Wool week launches in Fair Isle style
Shetland Wool Week has expanded – so much so that it now takes place over nine days rather than seven.
It even started before Sunday’s official opening, with workshops on felted jewellery, Fair Isle knitting and making traditional wristlets on Saturday.
The opening to the fifth Shetland Wool Week was a bigger and better affair than in previous years, with wine and music in Mareel – the venue having been changed to accommodate the visitor numbers, most sporting Fair Isle attire.
Guests were welcomed by Lizzie Simmons, of organisers Shetland Amenity Trust, and its chairman Brian Gregson, both in Fair Isle hats. Committee member Olive Henry of Jamieson & Smith Shetland Wool Brokers spoke about his work, with Shetland Museum, of reviving Shetland lace knitting, and stressed the importance of wool week, which, he said, brings together producers and makers and is appreciated by even the “most dour” crofters.
The world’s fastest knitter and wool week patron Hazel Tindall, designer of many of the hats worn by the audience, enthused about the “energy” generated by the week, but warned that many of the knitters are “on their bus passes”.
But she was delighted to see so many of the audience wearing “her” hats. She has branched out into designing, and said: “Knitting is a pleasure and pattern-writing is a challenge, but very satisfying when it works out.”
However knitting is alive and well in Whalsay, according to resident Ina Irvine, who said that many parents and bairns in the isle go to classes, with Fair Isle being taught from the age of eight or nine. Mrs Irvine’s stall at Mareel showed a full range of Shetland knitting, from one-ply shawls to a child’s Fair Isle cape, and even a doll with a knitted shawl which had been featured in a German craft book.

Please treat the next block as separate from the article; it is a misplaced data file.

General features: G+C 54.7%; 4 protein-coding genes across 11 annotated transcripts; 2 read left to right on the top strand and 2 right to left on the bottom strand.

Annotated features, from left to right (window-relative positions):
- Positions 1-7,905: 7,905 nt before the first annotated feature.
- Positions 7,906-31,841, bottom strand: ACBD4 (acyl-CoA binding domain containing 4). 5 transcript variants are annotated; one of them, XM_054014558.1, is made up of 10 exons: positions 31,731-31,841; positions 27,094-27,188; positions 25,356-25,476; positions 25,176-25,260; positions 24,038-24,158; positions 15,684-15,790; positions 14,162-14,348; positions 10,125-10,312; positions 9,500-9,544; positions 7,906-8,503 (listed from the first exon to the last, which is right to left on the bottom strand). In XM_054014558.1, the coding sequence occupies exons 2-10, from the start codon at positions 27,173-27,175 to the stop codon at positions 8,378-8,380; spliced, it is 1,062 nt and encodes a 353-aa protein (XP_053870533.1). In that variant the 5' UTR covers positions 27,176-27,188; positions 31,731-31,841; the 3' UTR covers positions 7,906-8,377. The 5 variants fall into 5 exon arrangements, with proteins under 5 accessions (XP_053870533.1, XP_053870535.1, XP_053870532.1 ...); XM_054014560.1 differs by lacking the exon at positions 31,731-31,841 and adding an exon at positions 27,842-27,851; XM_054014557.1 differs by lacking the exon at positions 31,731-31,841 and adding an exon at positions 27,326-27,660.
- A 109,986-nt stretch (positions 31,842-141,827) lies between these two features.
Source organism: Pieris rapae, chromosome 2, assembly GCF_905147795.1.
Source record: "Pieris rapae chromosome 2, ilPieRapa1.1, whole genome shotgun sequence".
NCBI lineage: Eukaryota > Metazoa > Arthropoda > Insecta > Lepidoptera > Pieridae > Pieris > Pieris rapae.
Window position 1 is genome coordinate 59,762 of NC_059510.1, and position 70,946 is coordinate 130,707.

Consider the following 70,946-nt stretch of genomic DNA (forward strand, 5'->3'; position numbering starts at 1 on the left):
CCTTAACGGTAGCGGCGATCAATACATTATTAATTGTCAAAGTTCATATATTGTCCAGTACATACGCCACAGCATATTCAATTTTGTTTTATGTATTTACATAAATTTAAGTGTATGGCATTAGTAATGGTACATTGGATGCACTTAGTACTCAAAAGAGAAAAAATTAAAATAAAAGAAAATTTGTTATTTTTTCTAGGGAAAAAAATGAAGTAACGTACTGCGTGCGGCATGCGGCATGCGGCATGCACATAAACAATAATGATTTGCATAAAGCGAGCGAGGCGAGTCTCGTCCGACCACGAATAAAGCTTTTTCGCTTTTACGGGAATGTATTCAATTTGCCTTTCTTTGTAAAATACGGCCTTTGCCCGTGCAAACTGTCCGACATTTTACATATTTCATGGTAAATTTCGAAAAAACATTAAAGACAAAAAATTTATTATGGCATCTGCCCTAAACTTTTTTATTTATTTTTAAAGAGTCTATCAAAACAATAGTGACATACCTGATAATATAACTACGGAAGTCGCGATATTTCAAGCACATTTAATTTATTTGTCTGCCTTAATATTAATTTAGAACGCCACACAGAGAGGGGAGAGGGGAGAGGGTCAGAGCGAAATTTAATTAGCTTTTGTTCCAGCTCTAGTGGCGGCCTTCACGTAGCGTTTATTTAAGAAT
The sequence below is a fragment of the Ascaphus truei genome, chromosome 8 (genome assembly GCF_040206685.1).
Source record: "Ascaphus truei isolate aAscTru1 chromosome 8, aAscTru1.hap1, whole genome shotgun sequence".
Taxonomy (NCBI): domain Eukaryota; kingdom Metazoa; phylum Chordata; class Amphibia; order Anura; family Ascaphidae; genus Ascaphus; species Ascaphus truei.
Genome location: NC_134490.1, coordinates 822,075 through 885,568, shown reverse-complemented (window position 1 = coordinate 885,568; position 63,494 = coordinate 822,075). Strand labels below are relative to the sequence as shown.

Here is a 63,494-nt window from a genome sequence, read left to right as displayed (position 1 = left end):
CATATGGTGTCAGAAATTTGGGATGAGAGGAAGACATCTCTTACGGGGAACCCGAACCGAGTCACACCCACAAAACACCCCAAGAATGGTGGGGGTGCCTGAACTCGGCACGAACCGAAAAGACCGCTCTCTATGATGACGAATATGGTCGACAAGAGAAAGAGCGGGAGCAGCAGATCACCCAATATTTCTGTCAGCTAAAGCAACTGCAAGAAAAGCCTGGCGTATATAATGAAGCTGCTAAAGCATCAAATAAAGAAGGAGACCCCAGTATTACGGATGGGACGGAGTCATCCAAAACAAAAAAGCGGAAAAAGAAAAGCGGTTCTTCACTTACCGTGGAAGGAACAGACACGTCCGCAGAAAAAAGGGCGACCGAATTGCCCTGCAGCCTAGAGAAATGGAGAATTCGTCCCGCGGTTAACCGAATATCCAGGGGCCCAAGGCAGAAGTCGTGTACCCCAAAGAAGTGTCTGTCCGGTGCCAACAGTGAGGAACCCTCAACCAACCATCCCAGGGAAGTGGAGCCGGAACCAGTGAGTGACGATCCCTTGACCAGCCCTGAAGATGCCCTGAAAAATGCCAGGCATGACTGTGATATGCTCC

Wool from Foula also featured at the Mareel event. Resident Magnus Holbourn last year started a business, which is going well, of sorting and grading wool from his own sheep and that of other islanders. The wool, in natural colours from cream to moorit, is sent away to be spun and comes back to be sold in a kit to go with a pattern.
Mr Holbourn said the natural colours almost suggest their own designs, and added: “We sell the kit, the designers sell the patterns. It’s a very good way to work with people in the community and customers, and nice to be able to give the people of Foula some positive feedback.”
Whalsay-based designer and knitter Angela Irvine had a lot of interest in her stall, featuring designs, many of Shetland sunsets, printed onto organic fabric mini-skirts (which featured poetry by her daughter Chloe) and trimmed with lace knitted tops and pockets. One sleeve, she said, took 60 hours, but, she said: “I get lost in the drawing and knitting, it’s very therapeutic.”
Having no website – this winter she wants to create one for her innovative work – means that wool week is a valuable opportunity to reach customers.
This was endorsed by Carol Christiansen of Shetland Museum, who said: “People see things here they wouldn’t see in shops, they can talk to the makers, the people who work at a kitchen table and don’t have a place to sell.” The makers can learn from the customers too: “It’s a two-way street.”
The hundreds of visitors were clearly enthusiasts. Cumbria beef and sheep farmers Michael Baxter and Sally Antill were wearing the special hats – his in a striking emerald green – and Ms Antill was working with a drop spindle. She said: “We wanted to see Shetland sheep in their natural environment.”
One of the furthest travelled visitors was Jean McKie, also kitted out in a Fair Isle hat, from Cape Town, South Africa, which she described as a “big merino and mohair producing place”. Ms McKie plans to visit relatives in the UK, but, she said: “Even if I didn’t have anyone here I still would have come. I love lace knitting and I’ve just completed a Fair Isle waistcoat.”
And Pauline Thomson from Canada said: “It’s so exciting to see the young designers’ work, it’s quite inspiring, I’m tempted to go back to school.”